Global struggle for anti-racism and feminism
Feminism and anti-racism join hands in women's movements around the world. In large South American cities, marginalised and racialised women have taken charge of the development of housing. Turkish feminists are questioning their country’s nationalist ideology and discrimination of ethnic minorities.
Many women’s movements have long worked against racism. Yet the nature of the efforts and the exact issues focused upon tend to differ across the world. Juan Velasquez, Senior Lecturer in Gender Studies at the University of Gothenburg, has studied women’s movements in large South American cities. He says that an anti-racist feminism has sprung from the informal urbanisation process that in the last 50 years has transformed the continent to one of the most urbanised in the world.
‘In this process, the women have strong power over the building and administration of their self-constructed, informal cities’, says Velasquez.
The women he is talking about live in slum neighbourhoods in the outskirts of the cities. These are low-priority areas with underdeveloped housing and services. The men leave every morning to work in the wealthier parts of the cities, while the women stay behind to care for the children. Yet they also make far-reaching contributions to their neighbourhood communities. They plan their housing infrastructure, explore the status of undeveloped lots and assess legal matters surrounding the administration of their neighbourhoods. The women also get involved in the development of schools and businesses.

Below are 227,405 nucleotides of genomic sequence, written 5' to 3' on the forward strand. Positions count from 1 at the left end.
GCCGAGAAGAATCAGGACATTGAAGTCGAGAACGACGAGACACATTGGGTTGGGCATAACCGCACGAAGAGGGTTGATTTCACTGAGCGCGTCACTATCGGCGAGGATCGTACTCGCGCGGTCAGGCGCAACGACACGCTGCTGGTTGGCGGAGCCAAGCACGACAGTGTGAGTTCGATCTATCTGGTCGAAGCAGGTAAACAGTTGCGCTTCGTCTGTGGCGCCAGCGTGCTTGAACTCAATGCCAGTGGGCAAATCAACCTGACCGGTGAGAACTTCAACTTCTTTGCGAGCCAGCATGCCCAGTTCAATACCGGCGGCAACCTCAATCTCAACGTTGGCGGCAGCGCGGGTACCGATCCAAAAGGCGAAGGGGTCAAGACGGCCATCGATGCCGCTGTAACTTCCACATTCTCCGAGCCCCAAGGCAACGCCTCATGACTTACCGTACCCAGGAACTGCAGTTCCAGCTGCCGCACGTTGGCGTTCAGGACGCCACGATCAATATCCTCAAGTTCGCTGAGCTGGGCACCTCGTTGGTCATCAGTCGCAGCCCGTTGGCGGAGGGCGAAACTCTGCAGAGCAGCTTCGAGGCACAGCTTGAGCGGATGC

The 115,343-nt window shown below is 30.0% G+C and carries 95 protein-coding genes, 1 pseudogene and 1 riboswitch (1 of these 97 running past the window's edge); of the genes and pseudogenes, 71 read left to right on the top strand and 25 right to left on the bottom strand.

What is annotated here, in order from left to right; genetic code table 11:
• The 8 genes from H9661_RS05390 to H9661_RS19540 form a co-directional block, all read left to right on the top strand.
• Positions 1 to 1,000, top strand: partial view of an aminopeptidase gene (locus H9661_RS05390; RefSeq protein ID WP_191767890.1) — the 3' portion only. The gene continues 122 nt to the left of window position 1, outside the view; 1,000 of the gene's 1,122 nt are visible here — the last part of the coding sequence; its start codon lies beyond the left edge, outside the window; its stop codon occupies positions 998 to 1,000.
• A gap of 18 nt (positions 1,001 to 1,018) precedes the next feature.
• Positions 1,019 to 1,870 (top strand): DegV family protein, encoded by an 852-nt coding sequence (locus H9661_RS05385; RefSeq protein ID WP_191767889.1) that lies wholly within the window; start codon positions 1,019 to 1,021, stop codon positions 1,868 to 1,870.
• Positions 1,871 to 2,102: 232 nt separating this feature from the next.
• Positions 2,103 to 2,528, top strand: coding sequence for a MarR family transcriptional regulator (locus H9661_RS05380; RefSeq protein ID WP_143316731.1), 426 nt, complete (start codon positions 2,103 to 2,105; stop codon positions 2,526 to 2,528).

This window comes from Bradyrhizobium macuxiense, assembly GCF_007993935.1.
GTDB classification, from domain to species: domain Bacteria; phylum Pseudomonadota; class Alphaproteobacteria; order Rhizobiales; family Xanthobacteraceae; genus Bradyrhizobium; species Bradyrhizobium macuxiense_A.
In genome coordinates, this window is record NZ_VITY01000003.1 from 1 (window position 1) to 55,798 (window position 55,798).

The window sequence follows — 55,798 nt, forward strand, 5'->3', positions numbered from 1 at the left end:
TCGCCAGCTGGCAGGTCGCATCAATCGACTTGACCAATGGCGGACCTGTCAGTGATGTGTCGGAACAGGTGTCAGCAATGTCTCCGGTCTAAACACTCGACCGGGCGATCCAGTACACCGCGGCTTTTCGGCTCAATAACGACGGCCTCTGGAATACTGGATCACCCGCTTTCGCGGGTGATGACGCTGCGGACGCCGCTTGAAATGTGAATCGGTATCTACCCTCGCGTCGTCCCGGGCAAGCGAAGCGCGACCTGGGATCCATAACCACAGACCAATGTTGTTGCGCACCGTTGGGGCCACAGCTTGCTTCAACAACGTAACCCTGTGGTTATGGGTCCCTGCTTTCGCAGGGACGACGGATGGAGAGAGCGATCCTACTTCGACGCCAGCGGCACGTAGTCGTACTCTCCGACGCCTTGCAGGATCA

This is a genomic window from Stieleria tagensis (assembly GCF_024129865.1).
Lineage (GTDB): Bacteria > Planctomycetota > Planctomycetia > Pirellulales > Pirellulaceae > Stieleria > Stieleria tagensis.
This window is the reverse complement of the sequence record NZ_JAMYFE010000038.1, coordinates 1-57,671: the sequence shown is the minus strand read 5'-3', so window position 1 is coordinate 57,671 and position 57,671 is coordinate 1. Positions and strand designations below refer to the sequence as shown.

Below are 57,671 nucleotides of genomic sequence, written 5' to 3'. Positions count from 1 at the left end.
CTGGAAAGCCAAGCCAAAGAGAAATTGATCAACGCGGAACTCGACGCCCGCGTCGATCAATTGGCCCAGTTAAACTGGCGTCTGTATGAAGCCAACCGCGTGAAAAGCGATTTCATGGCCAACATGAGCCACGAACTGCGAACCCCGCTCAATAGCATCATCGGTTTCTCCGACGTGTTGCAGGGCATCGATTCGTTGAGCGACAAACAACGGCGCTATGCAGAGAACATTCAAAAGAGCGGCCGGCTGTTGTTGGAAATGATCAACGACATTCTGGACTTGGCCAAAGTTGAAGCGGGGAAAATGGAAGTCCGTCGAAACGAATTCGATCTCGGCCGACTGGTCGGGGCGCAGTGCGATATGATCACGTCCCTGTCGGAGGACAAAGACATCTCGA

‘Services are generally concentrated to richer, white neighbourhoods, while people with dark skin live in the self-constructed poor parts of the city. They realise that this segregation is partly due to racism and are pushing against discrimination within the framework of their right to the city and democratisation’.
A lot to learn from South America
Juan Velasquez says that there are large difference between South American countries and Sweden when it comes to urban design. In Sweden, the development of infrastructure and housing is strictly regulated; politicians, developers and construction companies have strict control over all development processes. The large share of informal self-construction suggests that the situation is entirely different in South America. The democratisation issue, however, seems universal.
‘A lot can be learned from South America when it comes to segregation and injustices in the housing market. For Sweden to solve these problems, those affected must be invited to participate in the planning and administration’.
Venezuela is a country where the issue of citizen participation is treated with great respect. In contrast to Sweden, says Velasquez, the country’s advanced anti-discrimination legislation provides that discriminated groups shall be given expanded power to act and participate in society. One example of this emerged in the country’s recovery from the devastating flooding catastrophe in 2010. The government simply asked those who had suffered the most from the disaster – women with dark skin in slum areas – to inventory the available land.